Phishing attacks are a form of social engineering attacks and are responsible for more than 80% of the reported security incidents.
In this blog post, we are going to talk about the browser in the browser (BitB) attack and the different approaches used in this deception technique, which is typically leveraged to gather credentials.
What is BitB?
The main goal of a Browser in Browser attack is to lure the user, when accessing a cloned website, with a “fake window”, taking advantage of the growing usage of single sign-on systems that allow users to login within different websites with a single account.
This “fake window” is going to be created inside the website viewport and it will replicate, to a very accurate degree, all the components of the real popup window. Some key aspects of this method are the URL that can show any URL, the Certificate Lock, and the draggable effect. In the image below we can see an example of a cloned website using this technique, the highlighted sections show how visually accurate this window can be.
This approach is not new, we can actually trace it back to some attacks in the past two decades.
In 2019, a fake Steam skins giveaway site was used to steal credentials from CounterStrike players, but this was not a singular event. Facebook was also targeted in phishing campaigns using this technique and if we go even further back to 2007, we can find remarks about a “picture-in-picture attack” referred in a Microsoft publication, where they claim that “picture-in-picture attacks showing a fake browser window were as effective as the best other phishing technique, the homograph attack”.
Other approaches to this deception technique
While the BitB technique is being used in the wild in fake cloned websites, there are several other scenarios where a similar technique could be applied. For example, in the case of a supply chain attack.
There is no doubt browser extensions provide a great way of customizing your web browser or even enhancing the functionality of a website. Nowadays the common user will most likely have an ad-blocker, a password manager, or a cryptocurrency wallet extension installed in the browser. As useful as they can be, some of them may also pose a security risk.
Suppose a malicious script draws one of these extension windows in a webpage, in a similar fashion as the BitB attack we described before. An unaware user may look at this window and mistake it for the legitimate one, inserting his credentials or keys and naively sending them to the attacker.
Even though this type of notification does not typically ask the user to type any information inside the notification window itself, a fake notification could impel the user to click on it.
Clicking on something different from what the user perceives, also known as “Clickjacking”, is one of the potentially dangerous attacks that can be used to reveal confidential information or trigger unintended behavior by the website or browser. Sometimes clicking on seemingly innocuous objects may allow an attacker to take control of your computer.
This is another example of a window that can be drawn inside a webpage inviting a user to type private information.
Copying the visual aspect of native windows or prompts from the underlying operating system can also be used to create an attack scenario. There are several different system prompts that may be shown by your OS, such as:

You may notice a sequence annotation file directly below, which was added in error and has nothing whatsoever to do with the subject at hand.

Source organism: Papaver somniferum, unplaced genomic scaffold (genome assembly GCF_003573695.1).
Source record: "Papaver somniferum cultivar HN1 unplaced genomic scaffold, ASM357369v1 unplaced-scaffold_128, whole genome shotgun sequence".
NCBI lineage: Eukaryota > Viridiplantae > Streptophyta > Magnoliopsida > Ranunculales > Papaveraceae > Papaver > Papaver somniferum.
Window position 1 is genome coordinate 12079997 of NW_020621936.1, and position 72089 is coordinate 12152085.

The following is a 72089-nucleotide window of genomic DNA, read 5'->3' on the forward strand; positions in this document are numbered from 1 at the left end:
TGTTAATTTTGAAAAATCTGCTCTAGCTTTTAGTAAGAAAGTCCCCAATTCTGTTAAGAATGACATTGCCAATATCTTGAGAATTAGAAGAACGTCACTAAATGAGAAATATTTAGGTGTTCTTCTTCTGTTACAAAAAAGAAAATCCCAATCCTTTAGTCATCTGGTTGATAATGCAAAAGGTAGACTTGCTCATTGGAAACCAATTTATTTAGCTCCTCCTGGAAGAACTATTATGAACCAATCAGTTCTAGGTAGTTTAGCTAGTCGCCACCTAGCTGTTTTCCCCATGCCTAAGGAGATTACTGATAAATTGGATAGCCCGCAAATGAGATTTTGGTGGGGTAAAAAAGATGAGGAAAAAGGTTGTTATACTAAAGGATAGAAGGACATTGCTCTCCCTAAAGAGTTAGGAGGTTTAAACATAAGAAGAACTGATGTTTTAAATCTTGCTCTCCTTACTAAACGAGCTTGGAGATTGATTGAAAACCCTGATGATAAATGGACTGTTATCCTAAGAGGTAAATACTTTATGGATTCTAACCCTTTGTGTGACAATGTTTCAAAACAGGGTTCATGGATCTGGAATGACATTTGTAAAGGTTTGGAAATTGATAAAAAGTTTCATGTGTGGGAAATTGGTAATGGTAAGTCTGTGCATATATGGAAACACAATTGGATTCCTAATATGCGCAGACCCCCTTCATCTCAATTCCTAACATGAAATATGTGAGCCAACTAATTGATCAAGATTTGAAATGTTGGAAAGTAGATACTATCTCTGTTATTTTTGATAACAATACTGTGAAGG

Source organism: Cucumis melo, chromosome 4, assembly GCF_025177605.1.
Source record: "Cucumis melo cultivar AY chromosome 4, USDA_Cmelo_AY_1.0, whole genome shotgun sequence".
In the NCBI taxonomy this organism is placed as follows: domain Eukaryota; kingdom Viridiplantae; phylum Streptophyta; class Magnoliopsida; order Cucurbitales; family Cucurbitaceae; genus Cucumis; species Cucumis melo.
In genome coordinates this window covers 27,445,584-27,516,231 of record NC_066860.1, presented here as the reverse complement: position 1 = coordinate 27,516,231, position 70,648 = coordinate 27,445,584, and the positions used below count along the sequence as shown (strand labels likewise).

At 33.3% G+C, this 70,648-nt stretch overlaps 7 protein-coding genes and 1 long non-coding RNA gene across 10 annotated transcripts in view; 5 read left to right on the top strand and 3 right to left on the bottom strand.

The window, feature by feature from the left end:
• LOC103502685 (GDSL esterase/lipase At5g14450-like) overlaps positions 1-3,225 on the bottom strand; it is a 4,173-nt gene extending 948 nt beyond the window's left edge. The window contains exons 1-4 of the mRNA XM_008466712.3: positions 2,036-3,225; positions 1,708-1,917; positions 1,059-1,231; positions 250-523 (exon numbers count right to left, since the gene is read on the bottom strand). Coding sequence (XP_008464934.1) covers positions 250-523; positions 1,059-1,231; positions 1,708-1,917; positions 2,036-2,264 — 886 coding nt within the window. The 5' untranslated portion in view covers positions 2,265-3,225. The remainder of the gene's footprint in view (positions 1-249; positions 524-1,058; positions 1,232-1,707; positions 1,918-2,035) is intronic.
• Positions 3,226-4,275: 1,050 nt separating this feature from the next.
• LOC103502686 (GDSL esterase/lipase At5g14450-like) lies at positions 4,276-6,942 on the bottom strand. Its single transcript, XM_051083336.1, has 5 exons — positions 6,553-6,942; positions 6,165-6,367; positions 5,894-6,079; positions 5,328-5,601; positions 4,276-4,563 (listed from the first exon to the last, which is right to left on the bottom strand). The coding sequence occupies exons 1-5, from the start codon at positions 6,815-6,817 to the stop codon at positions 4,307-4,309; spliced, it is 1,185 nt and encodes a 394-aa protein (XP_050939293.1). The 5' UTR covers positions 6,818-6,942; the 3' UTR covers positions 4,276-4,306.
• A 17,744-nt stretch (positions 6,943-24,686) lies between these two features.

- An update is available or required for the browser or OS
- User credentials are required to perform an operation
- User access control requires the user's permission to perform an operation
As we can see there are a lot of deception techniques that can lure the user into performing unwanted operations. But there are some things that can be done to mitigate this both from a company’s perspective and from a user’s side.
From a company perspective, they are responsible for the user experience and security inside their applications and should implement systems and/or mechanisms into their web pages to mitigate some of these attacks.
In short, the type of attacks we saw consist in:
- Creating and appending elements - e.g creating an iframe
- Poisoning functions - e.g alter login function
- Editing element attributes - e.g changing a link
And these kinds of malicious behaviors can be detected or even blocked if a client-side security solution is implemented on the web pages.
Even though we are describing attacks that may deceive even the savviest users, there are a few subtle clues that can be used to detect this kind of attack.
- Users can click the suspect window title bar and drag it around the screen. A legitimate window can be dragged anywhere without limitations whilst a fake window will stay within the boundaries of its parent browser window.
- Users can hover the mouse cursor over the browser icon in the taskbar. If the popup is a real browser window, there should be (at least) two instances of the browser running, but if not, then the user would only see one instance.
- Users can right-click the title bar of the suspect window. The context menu of a legitimate popup should display tab/window related options, like “New Tab” or “Close”, but a fake window will show content-related options like "Back", "View Page Source" or "Inspect".
- Users can look for active or focused windows. There should only be a single active/focused window at a time. A fake window will appear focused while the parent real window is still focused.
Even something seemingly legit can be compromised and used by threat actors to access sensitive intel. Many companies chose to protect their users with client-side solutions like Jscrambler’s. These solutions provide an additional layer of protection that will render most of these attacks unfeasible or unpractical.
But most websites do not have this kind of protection and the responsibility is left to the user. This is why User awareness defines a key aspect of user and information security.